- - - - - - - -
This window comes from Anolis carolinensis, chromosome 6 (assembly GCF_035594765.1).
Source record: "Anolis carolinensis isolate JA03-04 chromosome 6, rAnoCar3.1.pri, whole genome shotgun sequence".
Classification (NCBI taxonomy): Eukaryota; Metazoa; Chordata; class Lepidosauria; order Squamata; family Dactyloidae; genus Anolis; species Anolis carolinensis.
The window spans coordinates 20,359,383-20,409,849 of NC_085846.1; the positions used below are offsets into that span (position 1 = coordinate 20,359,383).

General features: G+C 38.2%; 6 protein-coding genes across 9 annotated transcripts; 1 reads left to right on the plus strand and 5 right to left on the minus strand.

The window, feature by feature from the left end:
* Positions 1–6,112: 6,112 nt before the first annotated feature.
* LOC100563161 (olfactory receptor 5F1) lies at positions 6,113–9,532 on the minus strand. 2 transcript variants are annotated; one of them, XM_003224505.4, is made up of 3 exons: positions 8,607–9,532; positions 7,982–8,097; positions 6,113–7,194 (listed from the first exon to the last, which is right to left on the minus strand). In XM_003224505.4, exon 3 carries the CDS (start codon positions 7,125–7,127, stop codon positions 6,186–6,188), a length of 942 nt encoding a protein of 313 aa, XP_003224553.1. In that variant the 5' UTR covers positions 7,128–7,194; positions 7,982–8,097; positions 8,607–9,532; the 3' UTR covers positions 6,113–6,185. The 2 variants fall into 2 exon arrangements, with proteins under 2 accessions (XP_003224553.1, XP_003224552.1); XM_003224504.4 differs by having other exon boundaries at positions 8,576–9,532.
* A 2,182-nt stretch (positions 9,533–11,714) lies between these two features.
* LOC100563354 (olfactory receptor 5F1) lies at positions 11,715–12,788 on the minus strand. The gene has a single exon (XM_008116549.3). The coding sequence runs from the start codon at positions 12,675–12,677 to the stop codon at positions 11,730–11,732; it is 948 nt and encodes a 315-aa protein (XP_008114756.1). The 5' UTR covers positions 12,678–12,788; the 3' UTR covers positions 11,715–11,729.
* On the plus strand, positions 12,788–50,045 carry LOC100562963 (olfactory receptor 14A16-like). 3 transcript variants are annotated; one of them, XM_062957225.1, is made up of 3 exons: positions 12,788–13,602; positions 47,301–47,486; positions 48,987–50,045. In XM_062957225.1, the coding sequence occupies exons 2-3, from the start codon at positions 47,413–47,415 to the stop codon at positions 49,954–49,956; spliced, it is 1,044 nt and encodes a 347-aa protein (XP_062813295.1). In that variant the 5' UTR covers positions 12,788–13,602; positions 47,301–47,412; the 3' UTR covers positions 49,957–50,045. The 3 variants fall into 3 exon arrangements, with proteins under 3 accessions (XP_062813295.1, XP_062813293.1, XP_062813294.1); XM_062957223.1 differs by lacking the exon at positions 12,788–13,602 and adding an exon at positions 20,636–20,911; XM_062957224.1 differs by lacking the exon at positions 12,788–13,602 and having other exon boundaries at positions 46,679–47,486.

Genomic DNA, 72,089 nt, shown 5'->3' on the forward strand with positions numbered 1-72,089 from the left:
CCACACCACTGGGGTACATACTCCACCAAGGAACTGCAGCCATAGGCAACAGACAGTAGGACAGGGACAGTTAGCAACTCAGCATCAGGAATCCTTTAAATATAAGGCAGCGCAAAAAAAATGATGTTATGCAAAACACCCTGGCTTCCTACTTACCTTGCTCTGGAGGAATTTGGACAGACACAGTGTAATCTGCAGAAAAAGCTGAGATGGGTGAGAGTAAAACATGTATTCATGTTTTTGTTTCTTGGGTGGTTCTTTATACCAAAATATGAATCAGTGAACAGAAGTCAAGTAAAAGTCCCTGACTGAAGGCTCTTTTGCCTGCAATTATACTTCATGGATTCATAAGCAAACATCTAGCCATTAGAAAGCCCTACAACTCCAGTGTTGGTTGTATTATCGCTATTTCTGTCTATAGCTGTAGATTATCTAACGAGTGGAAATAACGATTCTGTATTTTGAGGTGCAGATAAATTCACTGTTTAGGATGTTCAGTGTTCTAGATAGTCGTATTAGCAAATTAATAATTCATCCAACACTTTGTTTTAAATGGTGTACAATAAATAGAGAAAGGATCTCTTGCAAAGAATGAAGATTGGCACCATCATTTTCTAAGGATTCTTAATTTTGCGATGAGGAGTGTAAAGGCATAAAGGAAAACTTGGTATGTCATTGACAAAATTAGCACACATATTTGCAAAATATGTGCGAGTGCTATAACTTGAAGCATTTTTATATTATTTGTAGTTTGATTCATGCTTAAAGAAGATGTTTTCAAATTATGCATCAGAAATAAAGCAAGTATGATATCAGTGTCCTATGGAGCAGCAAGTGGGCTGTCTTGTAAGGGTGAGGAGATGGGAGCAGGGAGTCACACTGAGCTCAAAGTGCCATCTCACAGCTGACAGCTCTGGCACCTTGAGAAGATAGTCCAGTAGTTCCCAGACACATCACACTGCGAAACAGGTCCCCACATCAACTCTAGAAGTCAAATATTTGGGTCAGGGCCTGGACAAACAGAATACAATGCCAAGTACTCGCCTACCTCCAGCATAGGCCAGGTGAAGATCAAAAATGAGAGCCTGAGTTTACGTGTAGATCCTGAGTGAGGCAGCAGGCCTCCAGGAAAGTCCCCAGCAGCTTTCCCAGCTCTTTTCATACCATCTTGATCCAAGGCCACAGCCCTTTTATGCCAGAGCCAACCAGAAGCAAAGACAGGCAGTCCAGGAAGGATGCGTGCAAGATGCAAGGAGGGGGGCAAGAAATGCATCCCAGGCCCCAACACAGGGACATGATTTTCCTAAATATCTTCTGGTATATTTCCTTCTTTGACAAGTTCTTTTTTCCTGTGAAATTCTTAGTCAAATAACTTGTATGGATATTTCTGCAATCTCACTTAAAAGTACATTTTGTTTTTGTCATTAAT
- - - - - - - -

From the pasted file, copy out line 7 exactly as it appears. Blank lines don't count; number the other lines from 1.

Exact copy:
* Positions 1–6,112: 6,112 nt before the first annotated feature.